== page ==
One of the key aims of the Central Chilterns Farmer Cluster is to help farmers better understand the wildlife on their farms and to help sharpen up their identification skills. In support of this, a winter and spring bird survey programme was carried out and for the first time recorded data as part of the GWCT Big Farmland Bird Count.

In 2019, a total of 75 species were recorded by 9 volunteers across 13 participating farms on 35 survey visits. Rarities such as Short eared Owl, Hawfinch, Crossbill, Brambling and Firecrest were recorded as well as passage migrants such as Wheatear. However, it was with the more common farmland birds that the surveys really made an impact.

On one level the surveys showed a healthy distribution of Yellowhammer, Linnet and to a degree Corn Bunting. However, the total counts showed that only 2 farms had counts of 10 or more Yellowhammer and Linnet and only one farm had more than 1 breeding territory of Corn Bunting.

In response, the farmers collectively agreed to address this and look at ways of supporting farmland bird populations. Studies have shown supplementary feeding has supported birds to be in better condition at the start of the breeding season, increase the numbers of birds surviving the winter and producing more successful broods.

Building on this, advice was sought from both ecologists and other farms that are delivering successful projects and a cluster-wide Supplementary Feeding project was agreed and is now in its first winter.

Thanks to funding provided by the Chilterns Conservation Board Chalk, Cherries, and Chairs project, 9 tonnes of a specific seed mix were ordered from Oakbank Game and Conservation (0.5 tonnes for each of the 18 farms) and 39 Perdix Feeders.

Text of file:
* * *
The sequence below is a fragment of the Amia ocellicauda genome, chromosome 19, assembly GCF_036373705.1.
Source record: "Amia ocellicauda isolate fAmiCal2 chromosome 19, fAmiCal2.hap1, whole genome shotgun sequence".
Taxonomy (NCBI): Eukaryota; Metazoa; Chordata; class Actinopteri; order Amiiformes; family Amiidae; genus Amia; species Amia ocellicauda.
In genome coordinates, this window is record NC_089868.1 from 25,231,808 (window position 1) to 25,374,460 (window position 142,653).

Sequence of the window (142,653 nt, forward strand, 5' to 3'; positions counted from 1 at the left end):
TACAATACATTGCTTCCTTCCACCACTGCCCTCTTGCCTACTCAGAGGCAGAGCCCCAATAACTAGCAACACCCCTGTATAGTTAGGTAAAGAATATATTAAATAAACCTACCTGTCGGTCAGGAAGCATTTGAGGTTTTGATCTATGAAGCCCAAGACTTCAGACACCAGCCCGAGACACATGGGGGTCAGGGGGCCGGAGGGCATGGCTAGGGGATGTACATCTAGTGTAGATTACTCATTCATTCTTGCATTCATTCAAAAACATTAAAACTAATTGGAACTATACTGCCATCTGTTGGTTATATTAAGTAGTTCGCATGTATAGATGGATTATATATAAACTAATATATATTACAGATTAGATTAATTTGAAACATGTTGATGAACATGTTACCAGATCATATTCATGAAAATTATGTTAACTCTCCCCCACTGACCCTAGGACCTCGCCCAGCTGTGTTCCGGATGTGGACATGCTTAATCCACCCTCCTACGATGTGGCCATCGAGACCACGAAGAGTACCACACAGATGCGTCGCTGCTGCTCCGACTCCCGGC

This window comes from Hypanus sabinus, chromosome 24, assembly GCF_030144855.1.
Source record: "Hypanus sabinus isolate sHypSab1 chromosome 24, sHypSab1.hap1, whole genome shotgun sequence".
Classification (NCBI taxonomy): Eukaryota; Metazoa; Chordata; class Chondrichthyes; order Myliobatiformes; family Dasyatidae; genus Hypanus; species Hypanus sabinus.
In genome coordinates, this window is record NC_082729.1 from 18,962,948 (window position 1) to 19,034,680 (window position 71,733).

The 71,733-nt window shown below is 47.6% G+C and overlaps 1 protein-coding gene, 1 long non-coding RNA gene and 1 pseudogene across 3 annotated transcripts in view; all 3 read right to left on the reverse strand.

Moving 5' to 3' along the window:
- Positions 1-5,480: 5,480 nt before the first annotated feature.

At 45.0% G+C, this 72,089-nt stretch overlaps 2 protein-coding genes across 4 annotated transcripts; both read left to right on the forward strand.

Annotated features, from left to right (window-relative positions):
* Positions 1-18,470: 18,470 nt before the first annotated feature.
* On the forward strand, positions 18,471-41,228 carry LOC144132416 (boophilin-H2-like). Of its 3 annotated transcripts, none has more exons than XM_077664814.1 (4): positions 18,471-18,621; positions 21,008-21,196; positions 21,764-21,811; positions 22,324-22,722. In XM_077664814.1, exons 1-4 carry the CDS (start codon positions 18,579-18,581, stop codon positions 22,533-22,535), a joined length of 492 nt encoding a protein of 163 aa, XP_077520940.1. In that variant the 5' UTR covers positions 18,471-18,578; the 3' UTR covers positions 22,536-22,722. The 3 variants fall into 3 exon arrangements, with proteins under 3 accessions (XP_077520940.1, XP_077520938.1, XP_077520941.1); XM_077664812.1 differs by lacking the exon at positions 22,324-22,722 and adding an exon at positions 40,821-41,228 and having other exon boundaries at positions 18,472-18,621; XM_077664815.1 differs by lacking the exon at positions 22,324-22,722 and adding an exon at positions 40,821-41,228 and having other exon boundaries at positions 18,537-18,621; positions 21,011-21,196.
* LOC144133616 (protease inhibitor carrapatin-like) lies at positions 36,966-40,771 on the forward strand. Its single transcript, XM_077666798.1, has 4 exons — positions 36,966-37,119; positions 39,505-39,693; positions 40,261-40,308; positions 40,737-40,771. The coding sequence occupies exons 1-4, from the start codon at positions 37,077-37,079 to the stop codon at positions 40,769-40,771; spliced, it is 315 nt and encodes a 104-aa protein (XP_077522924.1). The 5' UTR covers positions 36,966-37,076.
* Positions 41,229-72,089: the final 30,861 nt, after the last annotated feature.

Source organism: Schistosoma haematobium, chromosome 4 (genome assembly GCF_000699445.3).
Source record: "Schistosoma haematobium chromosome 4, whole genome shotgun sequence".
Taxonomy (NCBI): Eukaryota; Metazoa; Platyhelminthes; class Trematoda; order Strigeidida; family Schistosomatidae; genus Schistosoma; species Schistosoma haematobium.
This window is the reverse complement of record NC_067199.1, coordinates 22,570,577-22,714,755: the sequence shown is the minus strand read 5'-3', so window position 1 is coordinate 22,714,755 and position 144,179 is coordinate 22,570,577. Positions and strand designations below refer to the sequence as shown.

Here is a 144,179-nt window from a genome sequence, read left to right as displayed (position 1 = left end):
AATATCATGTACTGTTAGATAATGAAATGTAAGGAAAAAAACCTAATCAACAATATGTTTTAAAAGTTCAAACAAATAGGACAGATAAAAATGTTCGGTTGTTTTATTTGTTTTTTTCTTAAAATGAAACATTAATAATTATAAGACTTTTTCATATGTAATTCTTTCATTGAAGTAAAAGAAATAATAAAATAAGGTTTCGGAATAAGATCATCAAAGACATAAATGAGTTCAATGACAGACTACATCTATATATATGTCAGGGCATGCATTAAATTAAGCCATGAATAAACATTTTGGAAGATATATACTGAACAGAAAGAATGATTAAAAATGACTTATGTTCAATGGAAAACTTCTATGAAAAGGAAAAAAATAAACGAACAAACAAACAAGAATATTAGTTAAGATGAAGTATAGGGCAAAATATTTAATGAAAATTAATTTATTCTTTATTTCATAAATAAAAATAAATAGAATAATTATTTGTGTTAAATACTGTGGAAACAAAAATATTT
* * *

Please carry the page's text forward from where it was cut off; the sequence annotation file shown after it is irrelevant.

Feeding sites are now established across all 18 farms providing a vital food source for farmland birds in the hungry gap between December and March; providing a much-needed lifeline for overwintering finches, buntings, and tits.

On the back of this, the Hughenden Ringing Group have set up what we hope will be a long term ringing study across 3 farms. The study will aim to ring at least once a month between November and April on the 3 farms across the 5 years of the project.

Early data from the first 2 months of ringing report 45 birds were processed in the initial sessions in November including 6 Yellowhammers. In the second session 125 birds were processed including 40 Yellowhammers and 3 Corn Buntings; this was following 4 days of sharp frost.

The project has only just started but has shown an immediate impact and value to the work the farmers are doing on their own farm and, more importantly, collectively across the cluster.